2) Look at your choices and true priorities
Lots of us constantly say “I’d love to but I can’t afford it” or “I’m having a tough time financially and it’s the main thing holding me back”. (There are indeed many people who have been devastated financially and are struggling to survive, this is not who I’m talking to) Yet most people have nicer televisions than I do, which they paid for themselves (mine is a hand-me-down my Dad gave me). They probably also have nicer furniture (mine’s from Ikea, and cheap Ikea at that). Things are not my priority.
A while ago I had a client change her mind about getting some coaching. Despite having committed, she backed out last minute because she “couldn’t afford it”; she’d blown her budget on a trip to San Francisco. She talked about her situation as if she was a victim and was really stressed financially, yet clearly it was more about priorities and what she valued most. Doing something you long to do does usually require sacrificing other areas and wants. It’s just the way it is.
3) Don’t assume everything would be easier if you had lots of money
People who don’t have “enough” money think that whatever they want to do would be effortless if they had more. Yet when I work with wealthy clients, money holds them back too. One client I worked with was a multi-millionaire and owned millions of dollars of real estate, yet she was terrified to take a year off to pursue her dream. She was so used to having her business bring in tons of revenue every year and the thought of drastically reducing that income sent her into a panic. I know it may be hard for you to sympathize with her situation, but in her mind it was a real obstacle. I’ve seen this many times. Financially prosperous people are used to their comfort zone and the thought of suddenly lowering their income or walking away from a high-paying job (even if they’ve got massive savings) can paralyze them.
4) Give life a chance to amaze you with what’s possible
Sure, there are times when you'll need to save up or borrow or raise capital to fulfill a dream. But you'd still probably be surprised by what could be possible for you, right now.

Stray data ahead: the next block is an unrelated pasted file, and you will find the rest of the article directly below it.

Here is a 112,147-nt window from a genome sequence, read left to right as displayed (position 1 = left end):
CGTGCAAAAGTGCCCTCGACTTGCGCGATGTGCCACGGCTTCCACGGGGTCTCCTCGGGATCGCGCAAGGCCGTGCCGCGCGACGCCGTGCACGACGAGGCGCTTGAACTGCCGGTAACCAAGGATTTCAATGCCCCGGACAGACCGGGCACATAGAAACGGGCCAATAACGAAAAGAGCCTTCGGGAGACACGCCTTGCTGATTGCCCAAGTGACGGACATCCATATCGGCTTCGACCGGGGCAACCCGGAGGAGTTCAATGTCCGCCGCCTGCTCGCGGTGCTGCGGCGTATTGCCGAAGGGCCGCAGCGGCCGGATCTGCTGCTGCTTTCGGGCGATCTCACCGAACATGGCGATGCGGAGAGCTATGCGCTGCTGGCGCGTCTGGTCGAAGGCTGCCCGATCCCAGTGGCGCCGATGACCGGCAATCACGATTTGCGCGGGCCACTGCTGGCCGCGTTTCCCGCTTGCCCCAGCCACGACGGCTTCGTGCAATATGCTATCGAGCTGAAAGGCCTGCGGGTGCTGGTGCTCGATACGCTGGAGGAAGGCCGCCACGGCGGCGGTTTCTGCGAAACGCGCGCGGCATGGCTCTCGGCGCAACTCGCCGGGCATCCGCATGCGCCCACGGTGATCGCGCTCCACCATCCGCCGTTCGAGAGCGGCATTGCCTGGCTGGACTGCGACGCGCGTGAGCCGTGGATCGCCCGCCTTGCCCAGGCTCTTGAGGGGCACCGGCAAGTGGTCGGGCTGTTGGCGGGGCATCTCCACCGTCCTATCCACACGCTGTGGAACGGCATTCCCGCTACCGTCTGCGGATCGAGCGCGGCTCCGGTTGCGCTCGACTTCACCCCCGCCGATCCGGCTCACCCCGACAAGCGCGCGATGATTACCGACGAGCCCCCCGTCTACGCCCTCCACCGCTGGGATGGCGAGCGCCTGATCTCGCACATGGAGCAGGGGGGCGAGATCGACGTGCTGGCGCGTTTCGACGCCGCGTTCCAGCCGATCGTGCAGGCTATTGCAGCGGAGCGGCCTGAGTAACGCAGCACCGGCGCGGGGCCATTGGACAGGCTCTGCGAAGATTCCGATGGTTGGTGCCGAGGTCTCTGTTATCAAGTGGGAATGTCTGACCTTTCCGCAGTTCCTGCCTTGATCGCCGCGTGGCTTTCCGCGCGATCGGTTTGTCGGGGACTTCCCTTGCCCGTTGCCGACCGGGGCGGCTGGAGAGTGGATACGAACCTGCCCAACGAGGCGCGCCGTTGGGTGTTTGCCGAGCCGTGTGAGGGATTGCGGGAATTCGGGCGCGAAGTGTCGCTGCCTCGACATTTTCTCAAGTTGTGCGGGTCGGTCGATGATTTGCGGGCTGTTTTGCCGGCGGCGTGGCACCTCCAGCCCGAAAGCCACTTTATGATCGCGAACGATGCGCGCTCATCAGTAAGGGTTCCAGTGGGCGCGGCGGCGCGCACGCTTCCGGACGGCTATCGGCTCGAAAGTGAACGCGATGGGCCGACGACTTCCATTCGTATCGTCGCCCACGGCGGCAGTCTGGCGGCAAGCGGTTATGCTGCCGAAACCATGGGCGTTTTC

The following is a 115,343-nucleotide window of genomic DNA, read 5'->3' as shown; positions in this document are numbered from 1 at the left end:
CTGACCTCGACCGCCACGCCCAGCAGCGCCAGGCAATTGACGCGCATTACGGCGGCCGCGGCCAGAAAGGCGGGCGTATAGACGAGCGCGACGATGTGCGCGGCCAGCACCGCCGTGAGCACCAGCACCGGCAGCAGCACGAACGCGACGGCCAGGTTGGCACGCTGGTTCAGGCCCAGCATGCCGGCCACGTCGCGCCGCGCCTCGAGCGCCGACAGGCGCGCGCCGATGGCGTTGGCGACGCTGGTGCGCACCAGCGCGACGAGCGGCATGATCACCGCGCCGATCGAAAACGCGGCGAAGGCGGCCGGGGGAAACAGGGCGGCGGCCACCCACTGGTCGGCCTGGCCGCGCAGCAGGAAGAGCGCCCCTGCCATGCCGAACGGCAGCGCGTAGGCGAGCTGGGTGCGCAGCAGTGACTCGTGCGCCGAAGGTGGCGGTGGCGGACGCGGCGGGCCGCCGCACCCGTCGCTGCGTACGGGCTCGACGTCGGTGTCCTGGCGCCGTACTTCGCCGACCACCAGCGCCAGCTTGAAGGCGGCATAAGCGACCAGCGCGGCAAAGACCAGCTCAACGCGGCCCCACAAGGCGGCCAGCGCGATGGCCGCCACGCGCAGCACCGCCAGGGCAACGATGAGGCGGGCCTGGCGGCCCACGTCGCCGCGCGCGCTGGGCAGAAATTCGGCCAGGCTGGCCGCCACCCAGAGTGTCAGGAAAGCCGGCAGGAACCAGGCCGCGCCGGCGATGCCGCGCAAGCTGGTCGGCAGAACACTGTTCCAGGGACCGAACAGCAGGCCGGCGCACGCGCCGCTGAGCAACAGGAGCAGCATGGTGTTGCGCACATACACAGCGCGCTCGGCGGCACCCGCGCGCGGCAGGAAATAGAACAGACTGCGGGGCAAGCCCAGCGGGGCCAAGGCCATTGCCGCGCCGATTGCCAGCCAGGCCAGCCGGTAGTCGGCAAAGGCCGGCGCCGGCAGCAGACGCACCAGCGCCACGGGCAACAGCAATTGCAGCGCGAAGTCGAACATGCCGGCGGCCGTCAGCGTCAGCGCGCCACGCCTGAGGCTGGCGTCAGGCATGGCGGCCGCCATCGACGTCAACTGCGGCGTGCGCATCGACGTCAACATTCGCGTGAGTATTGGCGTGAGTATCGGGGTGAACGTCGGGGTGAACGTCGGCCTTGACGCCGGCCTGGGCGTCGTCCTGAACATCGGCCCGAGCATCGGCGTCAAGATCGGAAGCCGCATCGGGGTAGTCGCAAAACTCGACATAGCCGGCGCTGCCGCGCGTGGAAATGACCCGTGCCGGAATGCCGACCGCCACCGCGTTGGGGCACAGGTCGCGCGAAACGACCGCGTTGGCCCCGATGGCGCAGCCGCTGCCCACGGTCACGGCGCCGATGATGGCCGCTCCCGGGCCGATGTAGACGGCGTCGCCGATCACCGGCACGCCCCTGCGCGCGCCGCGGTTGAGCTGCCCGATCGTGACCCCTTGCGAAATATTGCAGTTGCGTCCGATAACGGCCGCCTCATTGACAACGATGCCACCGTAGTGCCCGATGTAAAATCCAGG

When I was living in Mexico, trying to figure out how to make ends meet without having to rely on my medical income, I had to get resourceful and was amazed by the surprising, joyous ways I discovered to earn income. I earned money dancing at special events, had the time of my life teaching dance at a local school, got cast in a movie as a “special extra” to work side-by-side with Adam Sandler (!), started my coaching business, wrote for local magazines and papers, put up a website and started speaking to groups across North America. If I’d had a big nest egg, I would have missed out on all the joy and sense of accomplishment I got out of taking leaps and risks and watching things happen. The events that unfolded time and again were nothing short of miraculous. And miracles are available to everyone. Step out on faith and hope, and watch what happens.
Do you have a story of how money once held you back but you took the leap anyway? Or is money holding you back right now? How could you find a way to start doing what you long to do, no matter what your circumstances are?
Dr. Susan Biali, M.D. is a medical doctor, health and happiness expert, life and health coach, professional speaker, flamenco dancer, and the author of Live a Life You Love: 7 Steps to a Healthier, Happier, More Passionate You, dedicated to helping people worldwide get healthy, find happiness and enjoy more meaningful lives that they love. Dr. Biali is available for keynote presentations, workshops/retreats, media commentary, and private life and health coaching—contact firstname.lastname@example.org or visit www.susanbiali.com for more details.
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Copyright Dr. Susan Biali, M.D. 2012